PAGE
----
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I have collected data in the form of percentages, ie. what % of the population has Trait A? I measured the frequency three times for each population, giving three replicates. My ultimate goal is to use a statistical test to determine whether the replicates are producing the same results. For example, the first reading of population 1 gave 10.2%, but the second gave 11.5% and the third gave 8.1%, and I want to know if these readings are significantly different from each other. In total, I measured 12 populations, three times each.

Other people online who have dealt with frequency data have used a variety of tests, so I am not sure what is the ideal test for my dataset. Chi-square is often recommended, but I am concerned about using this because some of the populations I measured have expected values under 5. Therefore, I don't think a chi-square test will be best.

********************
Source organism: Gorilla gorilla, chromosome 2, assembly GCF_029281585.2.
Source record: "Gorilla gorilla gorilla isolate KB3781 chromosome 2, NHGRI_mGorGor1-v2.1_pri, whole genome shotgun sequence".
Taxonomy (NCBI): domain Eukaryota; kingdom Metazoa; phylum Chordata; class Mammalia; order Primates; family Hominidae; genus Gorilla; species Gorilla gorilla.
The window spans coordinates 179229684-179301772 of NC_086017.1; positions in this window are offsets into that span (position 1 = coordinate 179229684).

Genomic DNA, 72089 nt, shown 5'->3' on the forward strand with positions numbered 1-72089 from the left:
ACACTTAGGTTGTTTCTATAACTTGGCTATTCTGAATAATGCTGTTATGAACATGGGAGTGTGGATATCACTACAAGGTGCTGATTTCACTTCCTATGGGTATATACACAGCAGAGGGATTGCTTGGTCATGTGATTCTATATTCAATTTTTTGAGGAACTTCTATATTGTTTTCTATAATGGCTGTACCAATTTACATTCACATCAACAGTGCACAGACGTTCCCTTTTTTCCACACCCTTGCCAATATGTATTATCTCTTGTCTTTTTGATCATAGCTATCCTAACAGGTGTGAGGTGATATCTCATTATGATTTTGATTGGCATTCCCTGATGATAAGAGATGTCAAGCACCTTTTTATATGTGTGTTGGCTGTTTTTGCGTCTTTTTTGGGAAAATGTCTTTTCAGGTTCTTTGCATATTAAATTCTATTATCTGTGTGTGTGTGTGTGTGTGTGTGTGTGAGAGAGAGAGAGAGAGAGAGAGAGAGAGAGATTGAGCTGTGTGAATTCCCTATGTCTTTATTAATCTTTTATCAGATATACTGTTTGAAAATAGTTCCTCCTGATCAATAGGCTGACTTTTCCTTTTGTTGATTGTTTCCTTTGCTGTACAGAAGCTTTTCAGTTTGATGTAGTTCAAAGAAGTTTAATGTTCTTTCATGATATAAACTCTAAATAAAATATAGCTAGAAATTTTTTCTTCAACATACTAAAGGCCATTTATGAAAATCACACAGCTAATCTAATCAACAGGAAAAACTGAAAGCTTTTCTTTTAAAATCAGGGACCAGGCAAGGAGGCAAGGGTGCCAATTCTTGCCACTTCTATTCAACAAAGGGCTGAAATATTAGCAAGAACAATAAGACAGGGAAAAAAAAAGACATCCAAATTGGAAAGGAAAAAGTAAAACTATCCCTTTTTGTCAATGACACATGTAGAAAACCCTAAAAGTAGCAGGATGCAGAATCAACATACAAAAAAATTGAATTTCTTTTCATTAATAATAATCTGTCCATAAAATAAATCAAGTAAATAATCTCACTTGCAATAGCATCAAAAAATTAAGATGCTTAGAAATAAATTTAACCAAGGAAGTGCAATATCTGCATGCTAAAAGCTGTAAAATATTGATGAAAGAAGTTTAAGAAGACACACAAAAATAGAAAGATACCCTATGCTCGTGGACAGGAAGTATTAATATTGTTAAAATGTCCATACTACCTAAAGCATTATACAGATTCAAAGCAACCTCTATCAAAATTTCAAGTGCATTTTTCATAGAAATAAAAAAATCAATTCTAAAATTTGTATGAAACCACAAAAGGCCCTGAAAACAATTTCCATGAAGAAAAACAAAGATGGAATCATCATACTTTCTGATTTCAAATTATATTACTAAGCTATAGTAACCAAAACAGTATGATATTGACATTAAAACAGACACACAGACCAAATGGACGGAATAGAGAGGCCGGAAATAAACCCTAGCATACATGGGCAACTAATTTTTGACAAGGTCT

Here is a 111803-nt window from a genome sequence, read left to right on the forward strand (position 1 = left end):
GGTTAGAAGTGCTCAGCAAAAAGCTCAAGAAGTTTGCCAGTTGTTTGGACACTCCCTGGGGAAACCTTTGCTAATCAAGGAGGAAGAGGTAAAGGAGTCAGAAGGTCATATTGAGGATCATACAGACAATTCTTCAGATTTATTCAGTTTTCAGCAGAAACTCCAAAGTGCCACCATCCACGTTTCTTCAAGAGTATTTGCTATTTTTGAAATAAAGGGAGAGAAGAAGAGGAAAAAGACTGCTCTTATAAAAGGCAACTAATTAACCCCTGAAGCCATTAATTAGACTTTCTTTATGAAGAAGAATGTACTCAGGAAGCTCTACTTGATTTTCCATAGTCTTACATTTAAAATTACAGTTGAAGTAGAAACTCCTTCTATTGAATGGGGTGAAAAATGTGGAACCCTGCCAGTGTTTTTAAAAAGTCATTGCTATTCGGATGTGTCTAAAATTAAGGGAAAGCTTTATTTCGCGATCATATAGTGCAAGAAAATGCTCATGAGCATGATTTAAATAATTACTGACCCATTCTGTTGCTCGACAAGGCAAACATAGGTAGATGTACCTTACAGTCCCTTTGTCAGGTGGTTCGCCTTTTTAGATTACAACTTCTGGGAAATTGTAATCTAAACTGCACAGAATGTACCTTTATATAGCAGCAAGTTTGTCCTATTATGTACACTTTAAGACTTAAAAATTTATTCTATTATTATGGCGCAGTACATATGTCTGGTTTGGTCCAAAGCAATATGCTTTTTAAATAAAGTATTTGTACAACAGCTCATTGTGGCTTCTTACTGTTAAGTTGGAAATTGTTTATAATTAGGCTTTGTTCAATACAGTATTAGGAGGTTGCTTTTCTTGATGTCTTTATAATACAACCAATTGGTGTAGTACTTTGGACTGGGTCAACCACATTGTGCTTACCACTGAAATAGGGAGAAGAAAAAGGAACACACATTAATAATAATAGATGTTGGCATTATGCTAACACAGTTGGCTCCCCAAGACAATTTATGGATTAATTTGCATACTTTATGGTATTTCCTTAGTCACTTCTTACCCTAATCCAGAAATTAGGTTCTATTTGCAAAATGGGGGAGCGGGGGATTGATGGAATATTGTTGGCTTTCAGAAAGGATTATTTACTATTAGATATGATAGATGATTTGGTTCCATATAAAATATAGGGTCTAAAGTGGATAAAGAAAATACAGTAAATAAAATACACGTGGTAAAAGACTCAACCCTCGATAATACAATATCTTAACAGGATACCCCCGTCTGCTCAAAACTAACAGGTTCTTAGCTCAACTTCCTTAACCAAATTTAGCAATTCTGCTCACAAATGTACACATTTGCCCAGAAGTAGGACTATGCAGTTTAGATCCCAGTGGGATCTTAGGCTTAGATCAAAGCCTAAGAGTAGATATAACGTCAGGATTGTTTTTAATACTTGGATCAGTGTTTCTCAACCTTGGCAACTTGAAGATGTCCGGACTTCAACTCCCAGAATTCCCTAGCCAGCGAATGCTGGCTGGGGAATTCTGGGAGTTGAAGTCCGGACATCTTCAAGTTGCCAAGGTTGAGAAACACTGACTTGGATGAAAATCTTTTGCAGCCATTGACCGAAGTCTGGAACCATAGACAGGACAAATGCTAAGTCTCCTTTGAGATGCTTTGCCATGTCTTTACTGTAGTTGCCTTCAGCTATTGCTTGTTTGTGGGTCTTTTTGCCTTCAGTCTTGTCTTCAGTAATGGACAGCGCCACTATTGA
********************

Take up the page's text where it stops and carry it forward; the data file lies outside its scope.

Alternative methods that can handle low expected values include fisher's exact test and the Kruskal-Wallis test. Of these two tests, which one is the most appropriate for dealing with this kind of data?

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Let's assume, the prevalences are each counted from 1000 individuals, then Fisher's test can easily be computed with absolute numbers, not with percentages. It does not matter, if some numbers are small. Your example in R:

fisher.test(matrix(c(102,115,81, 
                 1000-102,1000-115,1000-81),
               nrow=2))

The result being

    Fisher's Exact Test for Count Data

data:  matrix(c(102, 115, 81, 1000 - 102, 1000 - 115, 1000 - 81), nrow = 2)
p-value < 2.2e-16
alternative hypothesis: two.sided

Fisher's test is for count data, which you have. Kruskall-Wallis is made for sample data, measured data.

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  • $\begingroup$ What do you mean for count data and sampled data Do you mean there is a fixed N and you have counted them all versus a large N and you have sampled a relatively small number of cases? $\endgroup$
    – Joel W.
    Jun 22, 2018 at 14:10

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